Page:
Didn’t anybody learn anything from the cheerleading that greased the skids of the Bush 43 Gulf War?
Isn’t there any spine left in the face of Dick and
Georgette his Mini-Me? Is our democracy so compromised right now that we wouldn’t think, simply left to answer questions, Ahmadinejad wouldn’t dig a deep enough hole on his own — without trying to insure the fact through bullying and harrassment?
I mean, you almost expect it from a rag like the Daily News (reviving the lizard-brain Crusader "good versus evil" lingo, as well as the "greatest dictator in history" hyperbole). but what about everybody else?
For example, consider the small minded attack by Columbia President Bollinger preceding Ahmadinejad’s Q. and A. at the university yesterday. It’s a sad day when the head of one of our leading academic institutions feels the need to build up his he-man credentials so people in high places won’t try and make him pay for offering a microphone to simply the worst dictator who ever lived.
And then, look at the body language and listen to the tone of 60 Minutes crimes against humanity prosecutor Administration surrogate reporter Scott Pelley. Scott doesn’t look as tough, however, after Ahmadinejad quick kicks him back to the 4th Estate.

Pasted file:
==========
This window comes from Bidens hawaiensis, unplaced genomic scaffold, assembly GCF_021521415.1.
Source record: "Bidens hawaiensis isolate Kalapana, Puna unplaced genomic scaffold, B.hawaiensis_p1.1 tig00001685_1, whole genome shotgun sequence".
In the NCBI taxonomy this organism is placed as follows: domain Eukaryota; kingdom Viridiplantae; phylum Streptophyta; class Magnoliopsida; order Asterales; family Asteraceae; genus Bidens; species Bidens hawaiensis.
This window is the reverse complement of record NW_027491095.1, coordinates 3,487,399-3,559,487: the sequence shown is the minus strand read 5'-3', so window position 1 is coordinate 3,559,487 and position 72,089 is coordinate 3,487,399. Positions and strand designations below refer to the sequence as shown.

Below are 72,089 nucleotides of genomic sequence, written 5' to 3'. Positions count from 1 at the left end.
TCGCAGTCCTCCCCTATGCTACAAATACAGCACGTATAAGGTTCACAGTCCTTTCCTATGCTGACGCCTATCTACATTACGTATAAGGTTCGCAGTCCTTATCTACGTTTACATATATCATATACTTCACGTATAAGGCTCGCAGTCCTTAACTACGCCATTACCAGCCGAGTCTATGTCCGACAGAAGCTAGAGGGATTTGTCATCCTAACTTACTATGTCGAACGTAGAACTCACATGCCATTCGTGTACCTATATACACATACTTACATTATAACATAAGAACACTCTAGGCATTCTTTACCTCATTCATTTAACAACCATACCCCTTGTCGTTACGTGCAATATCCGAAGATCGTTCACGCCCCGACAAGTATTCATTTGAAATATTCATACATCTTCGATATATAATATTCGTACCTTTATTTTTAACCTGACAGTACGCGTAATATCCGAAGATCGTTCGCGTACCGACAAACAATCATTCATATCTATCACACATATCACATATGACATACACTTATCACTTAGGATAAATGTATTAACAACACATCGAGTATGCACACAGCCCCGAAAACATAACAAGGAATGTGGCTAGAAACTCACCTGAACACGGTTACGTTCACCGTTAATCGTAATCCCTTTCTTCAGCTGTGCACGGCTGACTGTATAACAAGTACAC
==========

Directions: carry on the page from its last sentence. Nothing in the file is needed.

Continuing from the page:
And then, check out the last image CBS dropped into its Ahmadinejad slideshow.
Here’s the caption:
A U.S. hostage (blindfolded) is seen Nov. 8, 1979, being paraded by his captors in the compound of the U.S. Embassy in Tehran, Iran. Five U.S. survivors of the 444-day siege later said they remembered seeing Mahmoud Ahmadinejad during the dramatic 1979 takeover of the embassy. Iranian veterans of the standoff flatly denied that he was involved.
I can’t (yet I can) believe that CBS would stoop so low. I did a post on this image over two years ago, right after Mahmoud came to power … when his connection to the Embassy hostage taking — at least, as a front line participant — was debunked.
(image 1: NY Daily News cover. September 24, 2007. image 2: CBS 60 Minutes. September 23, 2007. via CBSnews.com. image 3: AFP/Getty. Tehran, Iran. image 3: Getty Images. Tehran. 1979.)